Andrew Jackson and the Bank?

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Andrew Jackson saw the Bank of the US as a tool of the elite, as something that hurt the sweaty peasant masses. As such, he pushed to 'kill' the bank by pushing a vote against rechartering it and withdrew its funds, funnelling them into 'pet banks'. After Jackson left office, there was a Panic in 1837, which led to...

Answer (2):

R.M. Wolcott

Peter Temin, author of Jacksonian Economy, presents a strong argument, saying that it is wrong to place the blame for the economic crisis of the 1830’s on President Andrew Jackson. The evidence Temin presents in his argument shows that Jackson truly did not cause this crisis. Jackson did not create the monster that became the economy of the United States, because Jackson could not control the circumstances that were occurring the economy. Circumstances, including international trade, external economic booms, and fluctuations in the American cotton market were the true causes of this crisis. The cotton market went through get changes during the 1830’s, caused by trade on the foreign markets. The international trade involving the United Kingdom and the United States helped to cause inflation and the land boom in the United States. The United Kingdom raised their demand for cotton, causing the land boom, the increase on the price of cotton, a trade deficit in the United States, and helped to spur inflation in the United States. It is evident that Jackson’s veto of the rechartering of the Second Bank of the United States played a much smaller role in the causes of the crisis of the 1830’s than had been previously thought.
Inflation was caused by a number of factors in the United States during the 1830’s. One such factor was what Temin referred to as the “Opium War.” Silver was an export of Mexico, and during the 1830’s, the quantity of silver increased. Inflation in the United States reduced the amount that silver could buy in the American market. The United States had a constant trade deficit with China, which was paid for by Mexican silver in the 1820’s. The Chinese imported opium from the United Kingdom and paid for it by both silver and exports. In order to prevent unnecessary transportation, it was proven to be more efficient by having the American merchant “…send a bill on London to the Orient. He could buy opium from the English merchant with the bill and Chinese goods with the opium.” This being said, this was a major cause of American inflation, and it was out of the hands of President Jackson and banking president Nicholas Biddle.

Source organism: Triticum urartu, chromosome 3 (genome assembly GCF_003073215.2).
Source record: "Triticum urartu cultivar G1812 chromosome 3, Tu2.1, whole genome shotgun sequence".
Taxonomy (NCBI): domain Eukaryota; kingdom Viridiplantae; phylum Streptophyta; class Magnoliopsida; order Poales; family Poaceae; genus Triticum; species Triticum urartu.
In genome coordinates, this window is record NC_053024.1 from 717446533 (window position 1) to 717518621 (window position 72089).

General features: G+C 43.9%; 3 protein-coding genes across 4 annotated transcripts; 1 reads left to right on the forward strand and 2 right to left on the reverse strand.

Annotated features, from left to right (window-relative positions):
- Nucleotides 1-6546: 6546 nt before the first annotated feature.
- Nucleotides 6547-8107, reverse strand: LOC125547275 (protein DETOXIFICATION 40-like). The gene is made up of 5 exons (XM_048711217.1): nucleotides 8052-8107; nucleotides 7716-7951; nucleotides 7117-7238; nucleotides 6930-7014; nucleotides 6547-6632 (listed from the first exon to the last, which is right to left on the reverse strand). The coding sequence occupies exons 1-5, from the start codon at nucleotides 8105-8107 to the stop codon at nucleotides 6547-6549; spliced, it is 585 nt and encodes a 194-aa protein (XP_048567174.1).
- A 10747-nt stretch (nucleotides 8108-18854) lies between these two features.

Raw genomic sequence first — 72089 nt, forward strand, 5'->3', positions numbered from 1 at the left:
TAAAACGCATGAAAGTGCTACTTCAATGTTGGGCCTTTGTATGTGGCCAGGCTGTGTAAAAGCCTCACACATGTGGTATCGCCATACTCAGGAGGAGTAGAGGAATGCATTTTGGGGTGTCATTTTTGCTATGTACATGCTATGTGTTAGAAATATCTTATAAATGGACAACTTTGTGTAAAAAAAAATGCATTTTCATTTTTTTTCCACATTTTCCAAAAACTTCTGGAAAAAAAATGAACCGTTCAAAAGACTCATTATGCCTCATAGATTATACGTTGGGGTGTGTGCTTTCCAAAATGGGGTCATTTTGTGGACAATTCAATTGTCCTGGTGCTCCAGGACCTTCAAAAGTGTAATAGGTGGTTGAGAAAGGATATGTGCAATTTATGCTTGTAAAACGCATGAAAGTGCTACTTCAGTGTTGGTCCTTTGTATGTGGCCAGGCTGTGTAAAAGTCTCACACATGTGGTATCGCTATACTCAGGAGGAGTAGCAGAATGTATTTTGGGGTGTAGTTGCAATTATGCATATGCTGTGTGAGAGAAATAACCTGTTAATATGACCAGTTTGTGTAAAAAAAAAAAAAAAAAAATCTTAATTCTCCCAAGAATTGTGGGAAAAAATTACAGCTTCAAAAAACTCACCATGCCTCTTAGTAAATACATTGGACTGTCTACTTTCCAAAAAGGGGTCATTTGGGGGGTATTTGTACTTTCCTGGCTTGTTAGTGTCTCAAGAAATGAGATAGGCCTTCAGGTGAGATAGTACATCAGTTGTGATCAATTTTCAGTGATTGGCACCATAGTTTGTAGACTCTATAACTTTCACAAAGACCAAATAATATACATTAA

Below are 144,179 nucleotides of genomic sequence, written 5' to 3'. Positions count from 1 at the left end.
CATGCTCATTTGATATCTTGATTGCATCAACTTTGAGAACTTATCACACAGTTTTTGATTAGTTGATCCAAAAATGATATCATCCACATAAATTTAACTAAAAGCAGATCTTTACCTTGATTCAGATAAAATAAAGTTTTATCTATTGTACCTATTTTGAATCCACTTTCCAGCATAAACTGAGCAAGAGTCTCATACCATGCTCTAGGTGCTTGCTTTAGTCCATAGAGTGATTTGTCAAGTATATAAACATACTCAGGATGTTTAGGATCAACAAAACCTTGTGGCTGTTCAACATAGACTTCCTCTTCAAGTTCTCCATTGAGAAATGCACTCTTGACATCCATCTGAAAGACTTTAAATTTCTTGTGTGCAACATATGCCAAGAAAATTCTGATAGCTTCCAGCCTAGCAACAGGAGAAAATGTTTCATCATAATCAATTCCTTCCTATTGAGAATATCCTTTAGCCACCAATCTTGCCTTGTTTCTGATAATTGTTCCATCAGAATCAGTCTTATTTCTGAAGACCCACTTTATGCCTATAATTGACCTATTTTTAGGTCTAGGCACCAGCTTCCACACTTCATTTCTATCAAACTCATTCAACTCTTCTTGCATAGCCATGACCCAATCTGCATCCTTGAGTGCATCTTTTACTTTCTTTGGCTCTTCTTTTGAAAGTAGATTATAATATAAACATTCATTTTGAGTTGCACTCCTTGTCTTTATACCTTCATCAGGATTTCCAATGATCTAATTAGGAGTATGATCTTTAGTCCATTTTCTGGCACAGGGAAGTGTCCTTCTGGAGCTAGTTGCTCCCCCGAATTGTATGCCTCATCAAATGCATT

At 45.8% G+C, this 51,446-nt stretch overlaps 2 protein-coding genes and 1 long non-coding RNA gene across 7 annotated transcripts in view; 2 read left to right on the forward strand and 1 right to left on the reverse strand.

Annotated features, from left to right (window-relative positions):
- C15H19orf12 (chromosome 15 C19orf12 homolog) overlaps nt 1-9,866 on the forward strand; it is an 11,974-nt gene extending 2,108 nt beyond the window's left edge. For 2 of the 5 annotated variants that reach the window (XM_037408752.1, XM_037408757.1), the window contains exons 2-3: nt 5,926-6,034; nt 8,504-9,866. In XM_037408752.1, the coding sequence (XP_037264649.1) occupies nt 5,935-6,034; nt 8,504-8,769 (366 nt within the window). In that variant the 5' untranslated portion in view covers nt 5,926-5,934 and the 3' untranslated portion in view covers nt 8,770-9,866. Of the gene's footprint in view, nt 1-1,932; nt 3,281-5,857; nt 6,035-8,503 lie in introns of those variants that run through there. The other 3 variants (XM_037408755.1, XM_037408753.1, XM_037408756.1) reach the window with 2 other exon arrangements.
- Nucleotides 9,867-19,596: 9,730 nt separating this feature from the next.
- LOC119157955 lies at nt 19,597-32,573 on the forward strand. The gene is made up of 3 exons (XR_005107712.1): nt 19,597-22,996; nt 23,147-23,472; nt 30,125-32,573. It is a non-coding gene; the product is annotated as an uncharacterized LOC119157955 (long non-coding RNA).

Another factor, and probably the biggest factor, for this inflation was the supply-and-demand on the American cotton market. Temin claimed that the cotton market both aided inflation and hindered inflation. It aided inflation, because it encouraged the increase in the land boom. On the other hand, it also increased the demand for cotton from Great Britain. Cotton was been thought to have been the cause of the Panic of 1837, but Temin claims that the primary cause for this panic was the Bank of England, which had affected the price of cotton. A key point here is that cotton prices alone could not have caused the economic crisis. Supply and demand was a major factor of this economic crisis, which was something that the president had no control over. It can be said that the crisis had international causes but a domestic effect. If the United Kingdom had a bad few years of harvest prior to their increased demand for cotton, the United Kingdom would not have been interested in investing their money into the United States at that time.
The true cause of the boom and inflation was very good harvests in the United Kingdom, which peaked the interests of the United Kingdom to invest into the United States market. This interest in investment caused an increased demand from the United Kingdom for cotton from the United States, raising the prices. The prices in the United States had to increase in order to make the imported goods from the United Kingdom cheaper and preferable. Both American imports and exports had increased, creating a trade deficit. The demand of the United Kingdom acted to increase inflation by reducing this trade deficit, but it also slow inflation by starting the land boom. With increased cotton prices came the increased land sales in the United States. The true cause of the Panic of 1837 was not President Andrew Jackson but actually a decrease of the capital flow from the Bank of England when it decreased the flow to the United States. This decrease of capital flow to the United States caused the price of cotton to drop, causing the Panic of 1837.


We need a President like A. Jackson today. If he were debating Obama he would have just walked across the stage and beat him with his hickory stick for blathering such a load of BS. Anyways, disolving the National bank was a great thing to do, it enabled him to eliminate the nation debt- he was the only president to achieve that.